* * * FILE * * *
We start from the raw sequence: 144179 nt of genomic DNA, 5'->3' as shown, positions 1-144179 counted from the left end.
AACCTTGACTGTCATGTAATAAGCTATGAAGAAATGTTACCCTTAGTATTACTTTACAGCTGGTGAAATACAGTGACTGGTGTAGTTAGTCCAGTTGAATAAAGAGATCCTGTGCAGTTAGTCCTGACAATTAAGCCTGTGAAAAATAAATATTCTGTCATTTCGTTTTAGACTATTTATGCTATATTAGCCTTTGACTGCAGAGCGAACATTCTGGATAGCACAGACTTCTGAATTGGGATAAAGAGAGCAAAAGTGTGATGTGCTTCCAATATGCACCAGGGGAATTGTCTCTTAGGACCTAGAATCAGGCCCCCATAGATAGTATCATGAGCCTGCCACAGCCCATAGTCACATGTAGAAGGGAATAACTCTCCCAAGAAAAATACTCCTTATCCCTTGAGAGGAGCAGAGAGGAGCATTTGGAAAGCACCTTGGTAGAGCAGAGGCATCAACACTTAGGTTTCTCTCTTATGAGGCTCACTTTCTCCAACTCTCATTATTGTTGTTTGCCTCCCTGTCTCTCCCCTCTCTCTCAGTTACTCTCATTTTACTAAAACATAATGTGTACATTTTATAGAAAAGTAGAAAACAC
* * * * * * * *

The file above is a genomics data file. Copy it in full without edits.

We start from the raw sequence: 144179 nt of genomic DNA, 5'->3' as shown, positions 1-144179 counted from the left end.
AACCTTGACTGTCATGTAATAAGCTATGAAGAAATGTTACCCTTAGTATTACTTTACAGCTGGTGAAATACAGTGACTGGTGTAGTTAGTCCAGTTGAATAAAGAGATCCTGTGCAGTTAGTCCTGACAATTAAGCCTGTGAAAAATAAATATTCTGTCATTTCGTTTTAGACTATTTATGCTATATTAGCCTTTGACTGCAGAGCGAACATTCTGGATAGCACAGACTTCTGAATTGGGATAAAGAGAGCAAAAGTGTGATGTGCTTCCAATATGCACCAGGGGAATTGTCTCTTAGGACCTAGAATCAGGCCCCCATAGATAGTATCATGAGCCTGCCACAGCCCATAGTCACATGTAGAAGGGAATAACTCTCCCAAGAAAAATACTCCTTATCCCTTGAGAGGAGCAGAGAGGAGCATTTGGAAAGCACCTTGGTAGAGCAGAGGCATCAACACTTAGGTTTCTCTCTTATGAGGCTCACTTTCTCCAACTCTCATTATTGTTGTTTGCCTCCCTGTCTCTCCCCTCTCTCTCAGTTACTCTCATTTTACTAAAACATAATGTGTACATTTTATAGAAAAGTAGAAAACAC